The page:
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I'm a DO student who matched at decent university program last year. Definitely take step 2CK. You should shoot to beat your step 1 score by 10 points or so. I took it in July before ERAS. Just take it ASAP, especially if you have some chill rotations. I'm not sure how much step 2CK scores matter for rank lists. Good luck!
Mind if I PM you with some questions?
 

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Cognovi

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Yep the charting outcome for 2016 still shows Radiology average step 1 score of 240 (for the 600+ US allopathic MD schools vs 221 average for the 9 US allopathic MD students who didn't match). What is great is that with a 220 chances to match are 95% (again for students from MD schools). Link to the PDF report provided. See page 51 of the PDF.
http://www.nrmp.org/wp-content/uploads/2016/09/Charting-Outcomes-US-Allopathic-Seniors-2016.pdf
http://www.nrmp.org/wp-content/uploads/2016/09/Charting-Outcomes-US-Allopathic-Seniors-2016.pdf
Remarkable self-selection is going on when the match rate for US MD seniors is 98% and the Step 1 average is higher than vascular surgery.
 

postbacpremed87

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Yep the charting outcome for 2016 still shows Radiology average step 1 score of 240 (for the 600+ US allopathic MD schools vs 221 average for the 9 US allopathic MD students who didn't match). What is great is that with a 220 chances to match are 95% (again for students from MD schools). Link to the PDF report provided. See page 51 of the PDF.
http://www.nrmp.org/wp-content/uploads/2016/09/Charting-Outcomes-US-Allopathic-Seniors-2016.pdf
http://www.nrmp.org/wp-content/uploads/2016/09/Charting-Outcomes-US-Allopathic-Seniors-2016.pdf
It went down from 241 to 240! Ha
 

Cubsfan10

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Remarkable self-selection is going on when the match rate for US MD seniors is 98% and the Step 1 average is higher than vascular surgery.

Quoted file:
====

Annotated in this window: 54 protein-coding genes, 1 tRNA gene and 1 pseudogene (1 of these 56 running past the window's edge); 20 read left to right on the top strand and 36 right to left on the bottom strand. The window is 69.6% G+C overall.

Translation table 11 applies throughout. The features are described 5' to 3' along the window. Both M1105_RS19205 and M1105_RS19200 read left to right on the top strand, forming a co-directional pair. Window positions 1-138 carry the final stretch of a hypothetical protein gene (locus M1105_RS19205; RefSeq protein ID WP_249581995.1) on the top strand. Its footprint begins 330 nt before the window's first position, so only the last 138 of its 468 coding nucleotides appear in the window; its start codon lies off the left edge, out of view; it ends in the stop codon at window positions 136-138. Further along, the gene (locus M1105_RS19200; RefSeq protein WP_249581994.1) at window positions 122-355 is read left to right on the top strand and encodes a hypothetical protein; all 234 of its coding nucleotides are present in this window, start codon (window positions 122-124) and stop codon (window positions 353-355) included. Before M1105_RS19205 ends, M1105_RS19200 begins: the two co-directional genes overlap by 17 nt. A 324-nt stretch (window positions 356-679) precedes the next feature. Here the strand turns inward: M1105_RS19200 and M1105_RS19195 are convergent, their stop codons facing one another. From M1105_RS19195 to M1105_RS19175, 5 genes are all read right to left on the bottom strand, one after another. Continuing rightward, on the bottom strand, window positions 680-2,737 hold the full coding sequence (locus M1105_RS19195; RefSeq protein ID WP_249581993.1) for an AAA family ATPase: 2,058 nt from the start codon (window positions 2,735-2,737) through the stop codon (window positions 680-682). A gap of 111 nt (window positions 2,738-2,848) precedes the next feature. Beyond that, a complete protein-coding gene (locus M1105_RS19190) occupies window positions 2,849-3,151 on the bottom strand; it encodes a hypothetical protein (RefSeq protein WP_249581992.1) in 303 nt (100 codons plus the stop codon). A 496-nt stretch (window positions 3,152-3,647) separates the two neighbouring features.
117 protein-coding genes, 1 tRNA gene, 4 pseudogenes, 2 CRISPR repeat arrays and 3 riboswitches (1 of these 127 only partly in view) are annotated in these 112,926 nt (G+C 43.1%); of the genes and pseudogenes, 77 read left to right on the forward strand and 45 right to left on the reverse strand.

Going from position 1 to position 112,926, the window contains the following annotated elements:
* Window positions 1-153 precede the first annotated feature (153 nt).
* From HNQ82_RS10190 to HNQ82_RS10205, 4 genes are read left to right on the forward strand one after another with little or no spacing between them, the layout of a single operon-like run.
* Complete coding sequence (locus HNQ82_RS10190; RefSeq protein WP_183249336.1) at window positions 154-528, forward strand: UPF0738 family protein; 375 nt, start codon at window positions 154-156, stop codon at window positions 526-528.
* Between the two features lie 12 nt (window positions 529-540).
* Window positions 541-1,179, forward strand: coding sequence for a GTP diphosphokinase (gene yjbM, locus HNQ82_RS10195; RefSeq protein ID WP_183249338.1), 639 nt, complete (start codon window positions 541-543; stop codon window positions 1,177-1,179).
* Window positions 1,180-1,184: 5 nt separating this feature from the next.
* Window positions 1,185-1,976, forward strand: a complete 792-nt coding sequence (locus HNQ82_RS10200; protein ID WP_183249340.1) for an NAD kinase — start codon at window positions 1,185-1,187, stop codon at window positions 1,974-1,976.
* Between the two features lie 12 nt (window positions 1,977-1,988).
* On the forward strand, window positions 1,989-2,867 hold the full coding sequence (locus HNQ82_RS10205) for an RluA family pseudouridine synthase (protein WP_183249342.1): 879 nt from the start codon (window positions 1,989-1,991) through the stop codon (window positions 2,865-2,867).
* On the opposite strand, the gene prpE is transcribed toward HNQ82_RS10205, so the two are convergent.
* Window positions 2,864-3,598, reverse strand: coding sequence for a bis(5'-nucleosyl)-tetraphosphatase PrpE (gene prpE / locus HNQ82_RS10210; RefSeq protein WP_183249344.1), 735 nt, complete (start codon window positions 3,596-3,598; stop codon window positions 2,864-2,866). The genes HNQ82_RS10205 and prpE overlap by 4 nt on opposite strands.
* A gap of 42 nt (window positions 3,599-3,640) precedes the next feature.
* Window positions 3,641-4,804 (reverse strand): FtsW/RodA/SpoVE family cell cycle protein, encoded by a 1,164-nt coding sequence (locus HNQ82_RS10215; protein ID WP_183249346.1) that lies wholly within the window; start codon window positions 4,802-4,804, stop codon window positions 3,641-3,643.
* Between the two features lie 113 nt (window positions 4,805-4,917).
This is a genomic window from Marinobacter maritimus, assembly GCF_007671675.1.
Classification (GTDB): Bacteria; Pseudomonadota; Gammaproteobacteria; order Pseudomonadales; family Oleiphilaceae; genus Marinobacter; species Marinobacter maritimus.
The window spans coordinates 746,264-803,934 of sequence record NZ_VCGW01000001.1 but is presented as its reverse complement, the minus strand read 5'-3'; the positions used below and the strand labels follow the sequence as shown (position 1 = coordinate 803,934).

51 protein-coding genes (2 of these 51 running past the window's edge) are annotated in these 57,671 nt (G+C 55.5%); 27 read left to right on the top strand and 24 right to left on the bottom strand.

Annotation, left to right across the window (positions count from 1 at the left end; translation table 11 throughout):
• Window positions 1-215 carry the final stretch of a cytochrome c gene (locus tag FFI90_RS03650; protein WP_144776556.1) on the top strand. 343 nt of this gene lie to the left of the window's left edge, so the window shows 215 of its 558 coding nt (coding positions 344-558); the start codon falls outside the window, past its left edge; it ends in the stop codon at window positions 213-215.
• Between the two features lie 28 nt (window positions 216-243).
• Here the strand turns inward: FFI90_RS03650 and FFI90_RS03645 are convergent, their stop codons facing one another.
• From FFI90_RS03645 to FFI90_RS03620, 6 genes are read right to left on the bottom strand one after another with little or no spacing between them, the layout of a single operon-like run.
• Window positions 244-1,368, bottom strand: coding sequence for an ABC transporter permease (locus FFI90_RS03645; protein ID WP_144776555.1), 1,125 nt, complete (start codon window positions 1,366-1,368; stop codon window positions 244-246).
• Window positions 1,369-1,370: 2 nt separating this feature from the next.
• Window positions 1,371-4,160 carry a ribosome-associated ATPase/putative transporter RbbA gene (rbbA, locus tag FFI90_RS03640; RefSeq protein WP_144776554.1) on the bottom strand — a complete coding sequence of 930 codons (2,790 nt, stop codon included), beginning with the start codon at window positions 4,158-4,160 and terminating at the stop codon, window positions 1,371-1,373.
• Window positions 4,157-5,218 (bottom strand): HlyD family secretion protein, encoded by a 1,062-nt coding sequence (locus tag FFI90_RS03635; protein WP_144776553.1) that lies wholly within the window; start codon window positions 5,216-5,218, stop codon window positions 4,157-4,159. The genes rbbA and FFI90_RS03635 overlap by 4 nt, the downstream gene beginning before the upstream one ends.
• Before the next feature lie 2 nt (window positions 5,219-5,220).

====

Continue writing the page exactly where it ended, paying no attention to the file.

Agreed. I think that also shows that top-tier rads programs are as competitive as any field. Rads is the only field with 240+ average that has a lot of low-end programs. There's also significantly more spots than other competitive fields. I would be willing to bet that IR may end up being the highest/most competitive in the next "Charting Match Outcomes."
 

PL198

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ya I was surprised by the vascular too. I thought integrated vascular was so hard to get into? or is it because of like research and connection stuff
 

Cubsfan10

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ya I was surprised by the vascular too. I thought integrated vascular was so hard to get into? or is it because of like research and connection stuff
I'm not totally sure but I would be willing to bet that most people are doing IR or interventional cardiology instead of vascular surgery these days. A lot of open vascular procedures just aren't done anymore or not done as much as they used to be. This is just my guess though.
 

tco

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ya I was surprised by the vascular too. I thought integrated vascular was so hard to get into? or is it because of like research and connection stuff
A lot of people shy away from "integrated" vascular, because they don't know how to do basic surgical procedures. A lot of surgeons want to be able to do the general surgery stuff first, then specialize.
 
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Dr. USMLE

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From interviewing candidates last year and sitting in insider admissions meetings, I can tell you that at top programs, 240 is needed just to get your fit in the door.

250s is good. 260s is very good. 270s is impressive.

It does not seem much different than when I interviewed years ago.
 
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Cyal